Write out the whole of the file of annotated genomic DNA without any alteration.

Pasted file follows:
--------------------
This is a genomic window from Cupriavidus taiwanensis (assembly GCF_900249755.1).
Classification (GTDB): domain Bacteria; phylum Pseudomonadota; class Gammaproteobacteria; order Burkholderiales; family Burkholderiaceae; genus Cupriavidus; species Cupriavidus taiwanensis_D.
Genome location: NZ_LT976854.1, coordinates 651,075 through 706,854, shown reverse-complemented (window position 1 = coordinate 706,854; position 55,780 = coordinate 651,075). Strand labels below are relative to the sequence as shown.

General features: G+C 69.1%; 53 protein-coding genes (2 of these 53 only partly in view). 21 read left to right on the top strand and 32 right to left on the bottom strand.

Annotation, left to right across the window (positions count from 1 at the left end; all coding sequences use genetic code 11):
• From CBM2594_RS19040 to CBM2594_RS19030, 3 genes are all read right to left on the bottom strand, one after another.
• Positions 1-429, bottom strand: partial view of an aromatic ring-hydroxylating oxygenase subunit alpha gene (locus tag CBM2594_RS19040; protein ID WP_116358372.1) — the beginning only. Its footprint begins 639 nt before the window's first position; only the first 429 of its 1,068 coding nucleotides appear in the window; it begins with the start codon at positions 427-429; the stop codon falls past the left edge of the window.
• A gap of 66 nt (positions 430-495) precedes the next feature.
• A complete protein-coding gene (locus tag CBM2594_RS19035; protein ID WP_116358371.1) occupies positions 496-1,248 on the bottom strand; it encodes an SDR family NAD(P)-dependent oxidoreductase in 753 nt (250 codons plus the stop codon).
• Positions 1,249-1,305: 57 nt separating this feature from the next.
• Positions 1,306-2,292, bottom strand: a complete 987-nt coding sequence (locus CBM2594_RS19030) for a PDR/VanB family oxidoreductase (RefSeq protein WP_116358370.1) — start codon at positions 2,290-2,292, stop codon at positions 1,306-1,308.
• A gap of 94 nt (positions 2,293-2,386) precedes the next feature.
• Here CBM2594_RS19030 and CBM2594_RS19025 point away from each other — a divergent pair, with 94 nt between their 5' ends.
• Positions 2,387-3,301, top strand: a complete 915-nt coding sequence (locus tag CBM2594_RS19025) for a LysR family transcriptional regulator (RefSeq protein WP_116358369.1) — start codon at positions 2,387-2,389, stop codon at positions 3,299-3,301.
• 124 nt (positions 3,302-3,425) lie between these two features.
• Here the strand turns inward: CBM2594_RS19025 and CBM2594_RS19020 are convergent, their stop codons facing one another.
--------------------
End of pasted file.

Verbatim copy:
This is a genomic window from Cupriavidus taiwanensis (assembly GCF_900249755.1).
Classification (GTDB): domain Bacteria; phylum Pseudomonadota; class Gammaproteobacteria; order Burkholderiales; family Burkholderiaceae; genus Cupriavidus; species Cupriavidus taiwanensis_D.
Genome location: NZ_LT976854.1, coordinates 651,075 through 706,854, shown reverse-complemented (window position 1 = coordinate 706,854; position 55,780 = coordinate 651,075). Strand labels below are relative to the sequence as shown.

General features: G+C 69.1%; 53 protein-coding genes (2 of these 53 only partly in view). 21 read left to right on the top strand and 32 right to left on the bottom strand.

Annotation, left to right across the window (positions count from 1 at the left end; all coding sequences use genetic code 11):
• From CBM2594_RS19040 to CBM2594_RS19030, 3 genes are all read right to left on the bottom strand, one after another.
• Positions 1-429, bottom strand: partial view of an aromatic ring-hydroxylating oxygenase subunit alpha gene (locus tag CBM2594_RS19040; protein ID WP_116358372.1) — the beginning only. Its footprint begins 639 nt before the window's first position; only the first 429 of its 1,068 coding nucleotides appear in the window; it begins with the start codon at positions 427-429; the stop codon falls past the left edge of the window.
• A gap of 66 nt (positions 430-495) precedes the next feature.
• A complete protein-coding gene (locus tag CBM2594_RS19035; protein ID WP_116358371.1) occupies positions 496-1,248 on the bottom strand; it encodes an SDR family NAD(P)-dependent oxidoreductase in 753 nt (250 codons plus the stop codon).
• Positions 1,249-1,305: 57 nt separating this feature from the next.
• Positions 1,306-2,292, bottom strand: a complete 987-nt coding sequence (locus CBM2594_RS19030) for a PDR/VanB family oxidoreductase (RefSeq protein WP_116358370.1) — start codon at positions 2,290-2,292, stop codon at positions 1,306-1,308.
• A gap of 94 nt (positions 2,293-2,386) precedes the next feature.
• Here CBM2594_RS19030 and CBM2594_RS19025 point away from each other — a divergent pair, with 94 nt between their 5' ends.
• Positions 2,387-3,301, top strand: a complete 915-nt coding sequence (locus tag CBM2594_RS19025) for a LysR family transcriptional regulator (RefSeq protein WP_116358369.1) — start codon at positions 2,387-2,389, stop codon at positions 3,299-3,301.
• 124 nt (positions 3,302-3,425) lie between these two features.
• Here the strand turns inward: CBM2594_RS19025 and CBM2594_RS19020 are convergent, their stop codons facing one another.